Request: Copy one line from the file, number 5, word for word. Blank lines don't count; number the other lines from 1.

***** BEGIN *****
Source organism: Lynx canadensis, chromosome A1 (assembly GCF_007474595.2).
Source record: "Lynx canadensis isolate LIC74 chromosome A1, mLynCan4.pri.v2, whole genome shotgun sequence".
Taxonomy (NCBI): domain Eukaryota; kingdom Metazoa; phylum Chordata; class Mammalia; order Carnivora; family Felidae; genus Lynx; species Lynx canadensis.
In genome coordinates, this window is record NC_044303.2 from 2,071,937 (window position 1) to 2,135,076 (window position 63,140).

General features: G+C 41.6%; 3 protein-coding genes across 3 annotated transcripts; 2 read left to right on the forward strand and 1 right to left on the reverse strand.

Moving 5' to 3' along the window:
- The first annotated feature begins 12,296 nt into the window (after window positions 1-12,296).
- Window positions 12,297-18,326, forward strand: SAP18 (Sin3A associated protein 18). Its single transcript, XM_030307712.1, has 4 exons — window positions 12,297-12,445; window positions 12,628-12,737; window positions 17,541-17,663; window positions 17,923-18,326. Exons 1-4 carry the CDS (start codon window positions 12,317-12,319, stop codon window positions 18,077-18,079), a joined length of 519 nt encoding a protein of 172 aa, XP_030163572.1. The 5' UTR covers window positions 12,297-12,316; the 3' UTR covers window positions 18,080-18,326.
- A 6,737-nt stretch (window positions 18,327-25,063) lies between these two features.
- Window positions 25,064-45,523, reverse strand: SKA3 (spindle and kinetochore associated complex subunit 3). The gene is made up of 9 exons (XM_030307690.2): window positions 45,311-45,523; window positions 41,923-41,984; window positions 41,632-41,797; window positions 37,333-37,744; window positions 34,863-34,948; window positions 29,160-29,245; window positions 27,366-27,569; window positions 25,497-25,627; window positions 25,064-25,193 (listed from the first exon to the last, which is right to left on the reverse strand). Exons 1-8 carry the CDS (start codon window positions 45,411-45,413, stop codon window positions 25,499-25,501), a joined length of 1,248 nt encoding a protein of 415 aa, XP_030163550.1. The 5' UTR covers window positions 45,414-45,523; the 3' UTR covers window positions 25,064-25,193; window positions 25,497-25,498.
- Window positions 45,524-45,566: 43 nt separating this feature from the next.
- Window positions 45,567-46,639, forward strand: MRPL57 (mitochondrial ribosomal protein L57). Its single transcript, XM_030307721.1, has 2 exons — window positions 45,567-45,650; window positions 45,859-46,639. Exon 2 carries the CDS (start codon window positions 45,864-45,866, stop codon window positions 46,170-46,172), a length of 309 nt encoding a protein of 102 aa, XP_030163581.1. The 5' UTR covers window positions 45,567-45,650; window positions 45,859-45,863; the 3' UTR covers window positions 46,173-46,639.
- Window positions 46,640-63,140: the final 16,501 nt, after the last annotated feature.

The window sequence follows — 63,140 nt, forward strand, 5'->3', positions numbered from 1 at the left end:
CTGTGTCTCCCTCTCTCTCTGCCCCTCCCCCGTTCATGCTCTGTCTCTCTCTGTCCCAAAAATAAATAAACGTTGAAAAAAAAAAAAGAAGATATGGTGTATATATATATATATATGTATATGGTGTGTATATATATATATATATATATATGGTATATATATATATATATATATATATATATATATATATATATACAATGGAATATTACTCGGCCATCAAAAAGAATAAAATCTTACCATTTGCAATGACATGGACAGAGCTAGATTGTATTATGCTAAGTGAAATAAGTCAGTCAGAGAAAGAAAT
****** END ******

General features: G+C 41.6%; 3 protein-coding genes across 3 annotated transcripts; 2 read left to right on the forward strand and 1 right to left on the reverse strand.